Lawrence Booth: Hawk-Eye affair shows cricket still distrusts innovation
May 26th, 2010 by Lawrence Booth
Cricket serves up some painful paradoxes at times, but few have felt as exquisite as last night’s Hawk-Eye lecture at Lord’s. It wasn’t that Paul Hawkins, the brains behind the technology, fouled up his talk: on the contrary, he was fluent, under-stated, persuasive. But only a few hours earlier it had emerged that the much-trumpeted Umpire Decision Review System would not be used in the England-Bangladesh series starting tomorrow at Lord’s … because no one can agree who should pay for it. Cricket, eh? Bloody hell!
The excellence of Hawkins’ presentation only confirmed the teeth-grinding stupidity of a situation in which the ICC and Sky are unable to come to an arrangement that is plainly for the good of the game. Not everyone will agree with that last clause, but if Hawkins proved anything last night, it was the fallibility of old cricketing orthodoxes. Question: when is the ball slipping down leg? Answer: less often than you think.
More about that in a moment, but it was instructive to follow the second part of the evening – a Q&A hosted by Jonathan Agnew in which Geoff Boycott and Billy Bowden were wheeled out to argue the toss, and the now marginalised Hawkins did his best to rise above the inevitable pantomime that arises when you pit one shrinking violet against another.
Broadly speaking, Boycott was pro-technology and Bowden anti. And although Boycott kept over-egging his Yorkshire pudding with that familiar combination of bombast and oneupmanship, it was he who came across as the more enlightened. “There are too many people in cricket who have closed minds,” he began, before Bowden more or less demonstrated the point for him by objecting to Hawk-Eye, Snicko, Hotspot and the rest on the grounds that it put extra pressure on the umpires.
When Boycott said it was more important to reach the right decision than cater for the umpires’ feelings, a titter went round the room, and Bowden was allowed to wriggle free by joking that he hoped Geoffrey wouldn’t be commentating while he made his decisions over the next few days. But Boycott was right: old habits die harder in cricket than in most sports – even when the evidence is staring you in the face.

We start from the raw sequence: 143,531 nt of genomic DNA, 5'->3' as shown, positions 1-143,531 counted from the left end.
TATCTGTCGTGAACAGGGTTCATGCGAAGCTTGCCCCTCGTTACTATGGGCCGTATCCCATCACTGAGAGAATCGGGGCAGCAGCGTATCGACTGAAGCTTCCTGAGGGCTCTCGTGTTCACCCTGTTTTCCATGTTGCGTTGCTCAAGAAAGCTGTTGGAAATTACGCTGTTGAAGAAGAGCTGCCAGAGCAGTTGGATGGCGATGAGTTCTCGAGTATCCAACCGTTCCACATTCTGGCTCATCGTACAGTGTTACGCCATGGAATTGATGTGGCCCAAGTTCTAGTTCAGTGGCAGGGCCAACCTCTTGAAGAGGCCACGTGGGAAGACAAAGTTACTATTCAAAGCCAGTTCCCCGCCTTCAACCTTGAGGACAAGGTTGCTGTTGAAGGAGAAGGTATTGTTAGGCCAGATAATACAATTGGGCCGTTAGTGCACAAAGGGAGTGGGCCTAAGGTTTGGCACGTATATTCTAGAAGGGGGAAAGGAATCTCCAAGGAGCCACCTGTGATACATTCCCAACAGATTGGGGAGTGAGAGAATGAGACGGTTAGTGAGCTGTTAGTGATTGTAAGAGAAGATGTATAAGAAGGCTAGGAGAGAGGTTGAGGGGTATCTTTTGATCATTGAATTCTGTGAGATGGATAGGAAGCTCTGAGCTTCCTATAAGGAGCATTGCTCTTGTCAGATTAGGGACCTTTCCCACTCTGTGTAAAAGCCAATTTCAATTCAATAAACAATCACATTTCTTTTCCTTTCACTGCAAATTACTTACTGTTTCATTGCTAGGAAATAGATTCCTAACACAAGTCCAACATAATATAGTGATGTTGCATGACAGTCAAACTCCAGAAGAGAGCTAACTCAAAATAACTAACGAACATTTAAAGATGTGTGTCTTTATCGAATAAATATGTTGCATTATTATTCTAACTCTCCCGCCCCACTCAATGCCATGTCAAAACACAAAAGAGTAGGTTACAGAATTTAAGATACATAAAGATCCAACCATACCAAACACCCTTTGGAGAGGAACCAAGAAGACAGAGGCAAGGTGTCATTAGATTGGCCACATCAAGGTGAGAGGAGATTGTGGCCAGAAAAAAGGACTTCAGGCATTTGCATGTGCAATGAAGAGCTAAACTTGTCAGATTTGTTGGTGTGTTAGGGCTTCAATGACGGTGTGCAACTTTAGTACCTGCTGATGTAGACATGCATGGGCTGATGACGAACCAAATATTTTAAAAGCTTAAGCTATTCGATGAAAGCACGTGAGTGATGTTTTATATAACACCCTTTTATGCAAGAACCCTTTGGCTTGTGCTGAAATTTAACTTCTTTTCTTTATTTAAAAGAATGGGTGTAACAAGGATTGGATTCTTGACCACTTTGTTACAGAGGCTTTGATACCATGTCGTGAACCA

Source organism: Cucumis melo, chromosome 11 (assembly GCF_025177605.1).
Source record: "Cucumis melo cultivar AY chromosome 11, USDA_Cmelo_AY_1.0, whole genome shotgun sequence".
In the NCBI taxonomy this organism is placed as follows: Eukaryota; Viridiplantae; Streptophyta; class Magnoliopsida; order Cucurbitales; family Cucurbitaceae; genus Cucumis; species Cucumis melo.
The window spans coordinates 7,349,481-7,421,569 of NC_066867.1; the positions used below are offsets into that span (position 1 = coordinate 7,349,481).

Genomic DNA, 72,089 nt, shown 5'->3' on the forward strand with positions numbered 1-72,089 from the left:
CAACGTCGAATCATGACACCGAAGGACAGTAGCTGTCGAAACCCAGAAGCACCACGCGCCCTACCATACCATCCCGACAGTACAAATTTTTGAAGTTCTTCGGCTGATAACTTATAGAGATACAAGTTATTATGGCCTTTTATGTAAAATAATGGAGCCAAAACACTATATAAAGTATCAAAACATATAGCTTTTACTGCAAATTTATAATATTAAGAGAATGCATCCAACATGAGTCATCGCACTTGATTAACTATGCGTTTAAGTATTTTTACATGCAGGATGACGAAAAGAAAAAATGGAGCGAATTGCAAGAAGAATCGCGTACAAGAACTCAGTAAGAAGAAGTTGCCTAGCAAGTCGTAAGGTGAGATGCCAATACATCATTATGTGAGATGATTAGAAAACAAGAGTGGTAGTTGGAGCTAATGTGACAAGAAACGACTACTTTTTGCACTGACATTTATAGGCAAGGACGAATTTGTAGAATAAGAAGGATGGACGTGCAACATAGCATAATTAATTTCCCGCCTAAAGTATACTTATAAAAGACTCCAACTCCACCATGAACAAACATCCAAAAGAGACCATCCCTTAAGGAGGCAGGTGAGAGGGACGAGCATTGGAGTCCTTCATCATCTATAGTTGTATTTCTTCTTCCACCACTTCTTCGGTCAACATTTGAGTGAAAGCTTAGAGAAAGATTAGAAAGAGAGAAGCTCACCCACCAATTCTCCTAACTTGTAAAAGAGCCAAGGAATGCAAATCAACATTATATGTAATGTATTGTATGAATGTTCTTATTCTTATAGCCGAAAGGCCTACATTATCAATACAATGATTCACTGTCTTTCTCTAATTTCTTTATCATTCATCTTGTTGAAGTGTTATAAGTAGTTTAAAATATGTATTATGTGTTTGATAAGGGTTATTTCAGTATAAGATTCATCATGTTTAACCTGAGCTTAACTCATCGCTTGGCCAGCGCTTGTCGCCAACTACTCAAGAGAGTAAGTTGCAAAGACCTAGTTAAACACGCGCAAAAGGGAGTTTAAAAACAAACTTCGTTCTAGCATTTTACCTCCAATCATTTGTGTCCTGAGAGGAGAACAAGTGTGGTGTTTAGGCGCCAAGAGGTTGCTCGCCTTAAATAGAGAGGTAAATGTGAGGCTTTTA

I’ve argued before in this blog about the benefits of the UDRS system and the misunderstandings that allow its critics to use the cliché about it not being cricket. But one sequence during Hawkins’ lecture was especially persuasive in its attempts to dismantle cherished truths.
Hawkins showed footage of India legspinner Amit Mishra drifting one towards leg before striking South Africa’s Jacques Kallis on the pads. He then asked the audience to adjudicate, with the ball frozen at the point of impact. About 15-20% of the room said “out”. Hawkins went on to show the ball would have hit leg-stump easily, despite wicket-keeper Mahendra Singh Dhoni’s misleading presence outside leg-stump: irrelevant, said Hawkins, who has studied enough of these incidents to speak with authority on the matter.
He then replayed the same Mishra delivery, this time replacing Kallis with an imaginary left-hander, the result being that the ball pitched on off-stump before straightening. A small gasp: stone-dead!
The point, of course, was that seasoned cricket watchers have a gut reaction against the Kallis-Mishra moment producing an out verdict – purely because it was a leg-stump delivery, which we are brought up to regard as poor bowling. “Part of the cricketing fabric,” Hawkins called the tendency, one which Bowden confirmed repeatedly with his answers.
It is a matter of perception, and part of Hawkins’ problem is that most commentators and broadcasters – many of them old pros who subscribe to the “missing leg” theory of lbws – have the final say on his creation, and the viewers duly absorb their wisdom.
And so, asked at the end of the talk whether it had helped change anyone’s view of Hawk-Eye, only a third of the audience raised their hands. This could have been because Hawkins was preaching to the converted. Then again, it could have been because sceptics simply refused to believe the evidence placed in front of them.
The UDRS raises plenty of issues, but the question of perception seems the most fundamental to its acceptance. That, and money. Last night, cricket’s faltering relationship with innovation was laid bare. And you ended up wondering whether the game deserves it.
Lawrence Booth writes on cricket for the Daily Mail